Comité Consultatif sur le Traitement de l’Information en Matière de Recherche


Commission Nationale de l’Informatique et des Libertés


General practitioner


Haute Autorité de Santé


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The authors would like to thank the patients from cohort who took part in the study and and also the Sentinelles GPs. The Authors wish to thank Carla Coelho, Lucie Fournier and Jocelyn Larue who participated in the writing of the guides as well as the completion of the study phase, Thibaud Pitel who created and managed the website and the "Pemphigus Pemphigoïde France" patient association who helped to write the guides. The Authors wish to thank the 17 general practice residents who participated in this study and without whom the study would not have been possible: Marion Abecassi, Henry Baltazard, Sarah Benoit, Bastien Bourrion, Myriam Chemla, Carla Coelho, Blanche D’Anthouard, Olivia De Changy, Florian Dechaine, Jinane El Jabri, Gilles Granero, Caroline Hodara, Jocelyn Larue, Margaux Lebaze, Ludwig Longuet, Pauline Morin, Séverine Steenkiste, Hery Teyssier, Vanessa Vankerk-Hoven.


This project is funded by the Centre de recherche en Epidémiologie et Santé de Populations (CESP) and the Caisse Nationale d’Assurance Maladie (CNAM). The latter did not participate in the development of the project and has no right to intervene in the conduct of the study.

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Authors and Affiliations



All authors contributed to the study conception and design. Material preparation, data collection and analysis were performed by AH, CB, CG, MD and MF. CH created and managed the website. AH, CB, MD, CG and MF developed the literature summaries. The first draft of the manuscript was written by AH, CB and MD and all authors commented on previous versions of the manuscript. All authors read and approved the final manuscript. This work was supervised by MF.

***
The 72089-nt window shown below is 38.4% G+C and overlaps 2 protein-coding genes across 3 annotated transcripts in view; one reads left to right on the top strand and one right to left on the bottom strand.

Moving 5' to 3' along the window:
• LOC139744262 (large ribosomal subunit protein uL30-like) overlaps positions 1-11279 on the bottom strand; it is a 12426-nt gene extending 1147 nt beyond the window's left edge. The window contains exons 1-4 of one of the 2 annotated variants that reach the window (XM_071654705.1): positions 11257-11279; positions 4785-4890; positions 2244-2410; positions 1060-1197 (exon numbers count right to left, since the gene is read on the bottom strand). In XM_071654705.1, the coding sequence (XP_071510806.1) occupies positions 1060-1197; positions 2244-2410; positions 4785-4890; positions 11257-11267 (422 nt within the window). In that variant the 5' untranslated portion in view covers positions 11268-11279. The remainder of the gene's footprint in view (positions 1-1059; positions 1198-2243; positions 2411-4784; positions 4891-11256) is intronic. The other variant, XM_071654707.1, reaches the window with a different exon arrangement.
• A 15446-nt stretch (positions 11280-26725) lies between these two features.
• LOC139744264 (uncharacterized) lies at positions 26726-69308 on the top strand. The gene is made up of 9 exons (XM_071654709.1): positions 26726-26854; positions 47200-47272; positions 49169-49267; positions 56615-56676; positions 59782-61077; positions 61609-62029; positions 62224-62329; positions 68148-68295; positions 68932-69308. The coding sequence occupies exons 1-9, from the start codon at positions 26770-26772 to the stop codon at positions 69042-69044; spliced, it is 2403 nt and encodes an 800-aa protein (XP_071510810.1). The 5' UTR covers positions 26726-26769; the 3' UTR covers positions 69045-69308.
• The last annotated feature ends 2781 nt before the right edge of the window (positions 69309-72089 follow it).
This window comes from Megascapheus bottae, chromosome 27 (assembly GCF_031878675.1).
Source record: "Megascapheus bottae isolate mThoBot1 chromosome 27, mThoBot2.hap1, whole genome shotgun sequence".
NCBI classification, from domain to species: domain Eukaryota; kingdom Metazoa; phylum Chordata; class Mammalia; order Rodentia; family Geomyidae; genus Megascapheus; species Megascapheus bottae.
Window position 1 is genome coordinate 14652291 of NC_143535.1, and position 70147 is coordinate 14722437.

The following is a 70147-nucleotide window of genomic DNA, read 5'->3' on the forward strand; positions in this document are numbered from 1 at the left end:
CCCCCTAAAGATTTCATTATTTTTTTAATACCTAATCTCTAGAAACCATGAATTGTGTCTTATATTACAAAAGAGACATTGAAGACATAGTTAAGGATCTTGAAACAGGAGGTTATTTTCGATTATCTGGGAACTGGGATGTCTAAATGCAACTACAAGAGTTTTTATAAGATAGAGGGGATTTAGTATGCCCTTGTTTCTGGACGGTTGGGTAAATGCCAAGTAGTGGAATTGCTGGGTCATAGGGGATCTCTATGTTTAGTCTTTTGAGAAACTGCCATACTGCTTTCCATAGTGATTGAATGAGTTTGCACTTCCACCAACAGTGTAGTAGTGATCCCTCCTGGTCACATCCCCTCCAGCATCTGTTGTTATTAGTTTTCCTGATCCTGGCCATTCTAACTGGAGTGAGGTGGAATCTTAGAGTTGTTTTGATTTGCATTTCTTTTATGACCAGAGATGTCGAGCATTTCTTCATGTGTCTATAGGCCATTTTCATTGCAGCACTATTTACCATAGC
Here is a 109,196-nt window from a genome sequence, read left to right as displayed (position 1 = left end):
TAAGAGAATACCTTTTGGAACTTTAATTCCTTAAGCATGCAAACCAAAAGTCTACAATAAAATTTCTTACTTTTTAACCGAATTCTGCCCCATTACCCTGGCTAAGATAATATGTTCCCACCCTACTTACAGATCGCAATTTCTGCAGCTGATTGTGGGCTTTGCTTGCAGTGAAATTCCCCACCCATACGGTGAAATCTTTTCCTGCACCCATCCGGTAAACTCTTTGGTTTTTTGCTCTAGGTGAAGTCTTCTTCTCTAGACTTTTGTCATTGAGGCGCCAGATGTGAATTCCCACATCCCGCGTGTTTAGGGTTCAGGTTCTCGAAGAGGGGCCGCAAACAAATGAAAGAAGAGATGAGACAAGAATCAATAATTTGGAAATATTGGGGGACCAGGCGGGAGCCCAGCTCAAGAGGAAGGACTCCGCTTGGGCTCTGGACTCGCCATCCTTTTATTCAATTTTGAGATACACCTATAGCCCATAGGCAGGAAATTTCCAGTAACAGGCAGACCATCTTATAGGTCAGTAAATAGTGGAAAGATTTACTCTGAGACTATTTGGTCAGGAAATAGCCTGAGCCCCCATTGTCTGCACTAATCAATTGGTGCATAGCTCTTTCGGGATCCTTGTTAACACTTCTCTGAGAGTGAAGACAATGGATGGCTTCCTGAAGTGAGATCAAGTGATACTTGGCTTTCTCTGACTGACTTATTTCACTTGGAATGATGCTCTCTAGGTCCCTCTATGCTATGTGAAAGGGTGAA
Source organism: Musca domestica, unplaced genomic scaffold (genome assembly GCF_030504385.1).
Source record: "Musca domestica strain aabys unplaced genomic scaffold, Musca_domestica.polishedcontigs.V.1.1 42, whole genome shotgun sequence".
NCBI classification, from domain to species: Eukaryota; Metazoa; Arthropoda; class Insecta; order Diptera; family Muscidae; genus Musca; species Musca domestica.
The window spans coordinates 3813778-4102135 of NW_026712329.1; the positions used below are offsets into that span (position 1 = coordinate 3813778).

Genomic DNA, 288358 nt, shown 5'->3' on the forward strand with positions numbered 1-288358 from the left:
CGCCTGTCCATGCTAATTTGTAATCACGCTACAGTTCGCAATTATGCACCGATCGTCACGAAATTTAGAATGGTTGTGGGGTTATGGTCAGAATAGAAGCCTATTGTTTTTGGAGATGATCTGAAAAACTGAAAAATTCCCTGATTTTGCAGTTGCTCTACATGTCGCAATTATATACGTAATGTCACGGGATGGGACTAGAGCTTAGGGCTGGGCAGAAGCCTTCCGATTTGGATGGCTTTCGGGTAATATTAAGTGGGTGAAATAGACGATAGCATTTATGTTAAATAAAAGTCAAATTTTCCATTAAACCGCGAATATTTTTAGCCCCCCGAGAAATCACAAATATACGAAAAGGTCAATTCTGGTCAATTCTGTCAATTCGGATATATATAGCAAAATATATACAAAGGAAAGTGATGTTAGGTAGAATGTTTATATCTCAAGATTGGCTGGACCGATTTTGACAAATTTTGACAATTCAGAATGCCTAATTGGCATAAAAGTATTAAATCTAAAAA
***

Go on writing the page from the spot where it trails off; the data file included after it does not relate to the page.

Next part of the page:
Corresponding author

Correspondence to Agnès Hazard.

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Ethics approval and consent to participate

This study was conducted in agreement with French regulations on privacy and data collection and treatment and was approved by the “Comité consultatif sur le traitement de l’information en matière de recherche” (CCTIRS, Advisory committee on information processing for research, authorization 11.565) and the “Commission Nationale de l’Informatique et des Libertés” (CNIL, French Data Protection Authority, authorization DR-2012–024). All methods were performed in accordance with the relevant guidelines and regulations. The patient panel was drawn from the web-based cohort, volunteer-based participatory cohort. The web-based is publicly available. Participant consent is informed and provided through registration on website. Study participants could not be identified from the data collected in the study.

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The authors declare that they have no competing interests.

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Hazard, A., Debin, M., Hervé, C. et al. Implementation of a top five list to identify medical overuse in general practice according to patients’ viewpoint in 2019 in France. BMC Fam Pract 22, 134 (2021).